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dc.contributor.advisorMorera, Claudioen_US
dc.contributor.advisorRufo, Paul A.en_US
dc.contributor.authorZapata, Juliana Mariaen_US
dc.date.accessioned2018-09-18T18:22:57Z
dc.date.available2018-09-18T18:22:57Z
dc.date.issued2018
dc.identifier.urihttps://hdl.handle.net/2144/31309
dc.description.abstractINTRODUCTION: Patients with Inflammatory Bowel Disease (IBD) undergo costly and invasive procedures in efforts to both diagnose and monitor their disease. Healthcare providers rely on endoscopic and radiologic studies, mucosal biopsies, and biochemical testing to stage a particular patient’s disease type and severity. Efforts to lower both the cost and morbidity associated with these evaluations are in demand, especially with respect to testing in pediatric patients. Serum and fecal biomarkers hold great potential in providing non-invasive, cost effective, and safer methods of diagnosis and assessment of IBD disease activity, and numerous serum and fecal biomarkers are currently under investigation. Serum biomarkers have proven useful in assessing systemic inflammation. However, by nature, changes in these levels of these serologic biomarkers do not necessarily reflect changes in specific inflammatory disorders, including those occurring in the gastrointestinal (GI) tract. In contrast, fecal biomarkers provide information that is more specific to the GI tract. Nonetheless, there are still many questions regarding whether serum and fecal biomarkers display sufficient sensitivity and specificity for distinguishing between patients with Crohn disease (CD) and ulcerative colitis (UC), as well as for monitoring changes in disease state and therapeutic response. As such, further studies are needed to fully characterize the testing attributes of fecal and serum biomarkers of IBD. Methods: We recruited pediatric patients with either CD or UC in the inpatient and ambulatory settings at Boston Children’s Hospital. All patients were naïve to Remicade at the time of enrollment. The objective of the study was to collect baseline stool and serum samples during their first Remicade infusion as well as at all follow up infusions. Serum samples were analyzed for C-reactive protein (CRP), lactoferrin, Anti–Saccharomyces cerevisiae antibody (ASCA) levels, and for Erythrocyte Sedimentation Rate (ESR). Stool samples were analyzed for lactoferrin, calprotectin, ASCA, and hemoglobin levels. RESULTS: Of the first two patients consented for the study, one provided a stool and serum sample at their first infusion and a serum sample at their second and the other provided a stool and serum sample at their second infusion. In both patients, clinical blood work was completed at the time of both infusions, allowing for analyses of changes in CRP and ESR. In patients with CD and UC, serum levels of CRP and ESR were both lower at the time of their second Remicade infusion. In addition, serum lactoferrin levels were lower in patients with CD at the time of their second Remicade infusion. Fecal and serum ASCA was not detectable in any of the samples collected. CONCLUSIONS: Our findings demonstrate the potential that fecal biomarkers hold for assessing therapeutic response to Remicade. Additional studies with larger sample sizes will be necessary to confirm these findings, as well as to explore our secondary objective of determining whether individual or combination of biomarkers can help to distinguish patients with CD from those with UC.en_US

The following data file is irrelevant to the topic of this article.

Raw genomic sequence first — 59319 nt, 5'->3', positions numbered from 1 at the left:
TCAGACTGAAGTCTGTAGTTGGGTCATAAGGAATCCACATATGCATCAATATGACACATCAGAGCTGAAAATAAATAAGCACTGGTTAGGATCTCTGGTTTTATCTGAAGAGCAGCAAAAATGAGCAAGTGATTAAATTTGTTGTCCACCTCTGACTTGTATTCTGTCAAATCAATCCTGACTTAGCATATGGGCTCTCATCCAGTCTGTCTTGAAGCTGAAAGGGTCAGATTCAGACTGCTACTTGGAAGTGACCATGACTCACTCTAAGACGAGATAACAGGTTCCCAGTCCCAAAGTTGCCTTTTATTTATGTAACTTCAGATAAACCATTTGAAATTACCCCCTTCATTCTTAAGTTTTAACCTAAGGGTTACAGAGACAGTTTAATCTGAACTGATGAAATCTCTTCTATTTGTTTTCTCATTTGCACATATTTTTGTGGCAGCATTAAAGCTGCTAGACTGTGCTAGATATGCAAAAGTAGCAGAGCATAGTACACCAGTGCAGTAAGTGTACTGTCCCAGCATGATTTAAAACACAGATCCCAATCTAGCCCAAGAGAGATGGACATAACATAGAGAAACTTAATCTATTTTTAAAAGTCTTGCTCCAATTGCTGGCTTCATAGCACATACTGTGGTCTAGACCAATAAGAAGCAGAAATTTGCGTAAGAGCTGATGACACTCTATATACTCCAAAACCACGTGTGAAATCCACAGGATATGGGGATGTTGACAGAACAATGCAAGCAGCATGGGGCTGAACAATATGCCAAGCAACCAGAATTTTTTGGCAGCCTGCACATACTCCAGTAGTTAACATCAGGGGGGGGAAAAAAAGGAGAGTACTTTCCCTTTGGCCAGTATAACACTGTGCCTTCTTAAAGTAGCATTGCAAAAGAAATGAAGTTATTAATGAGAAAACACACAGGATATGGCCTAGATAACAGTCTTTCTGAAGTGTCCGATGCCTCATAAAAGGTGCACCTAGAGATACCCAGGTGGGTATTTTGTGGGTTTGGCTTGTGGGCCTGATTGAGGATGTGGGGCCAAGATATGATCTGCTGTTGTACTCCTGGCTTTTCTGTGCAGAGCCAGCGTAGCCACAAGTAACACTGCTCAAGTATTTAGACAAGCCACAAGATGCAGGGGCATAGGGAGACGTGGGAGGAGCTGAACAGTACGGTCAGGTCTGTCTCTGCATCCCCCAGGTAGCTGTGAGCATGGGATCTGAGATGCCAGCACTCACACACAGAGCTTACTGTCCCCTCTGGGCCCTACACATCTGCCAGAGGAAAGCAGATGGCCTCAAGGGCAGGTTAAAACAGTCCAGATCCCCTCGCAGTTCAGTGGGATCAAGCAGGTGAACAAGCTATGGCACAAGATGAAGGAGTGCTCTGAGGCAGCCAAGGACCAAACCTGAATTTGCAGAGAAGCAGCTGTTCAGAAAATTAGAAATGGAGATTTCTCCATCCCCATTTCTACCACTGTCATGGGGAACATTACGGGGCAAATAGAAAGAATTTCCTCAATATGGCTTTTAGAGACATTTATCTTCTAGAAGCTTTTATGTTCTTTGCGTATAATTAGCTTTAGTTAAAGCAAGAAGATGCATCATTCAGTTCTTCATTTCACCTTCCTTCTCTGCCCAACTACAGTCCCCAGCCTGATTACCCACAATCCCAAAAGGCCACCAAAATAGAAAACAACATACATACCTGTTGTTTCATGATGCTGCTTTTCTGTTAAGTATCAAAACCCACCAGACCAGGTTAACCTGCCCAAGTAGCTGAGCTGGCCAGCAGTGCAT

dc.language.isoen_US
dc.subjectMedicineen_US
dc.titleSerial changes in serum and fecal biomarkers levels in pediatric patients with IBD treated with remicadeen_US
dc.typeThesis/Dissertationen_US
dc.date.updated2018-07-25T01:05:33Z
etd.degree.nameMaster of Scienceen_US
etd.degree.levelmastersen_US
etd.degree.disciplineMedical Sciencesen_US
etd.degree.grantorBoston Universityen_US


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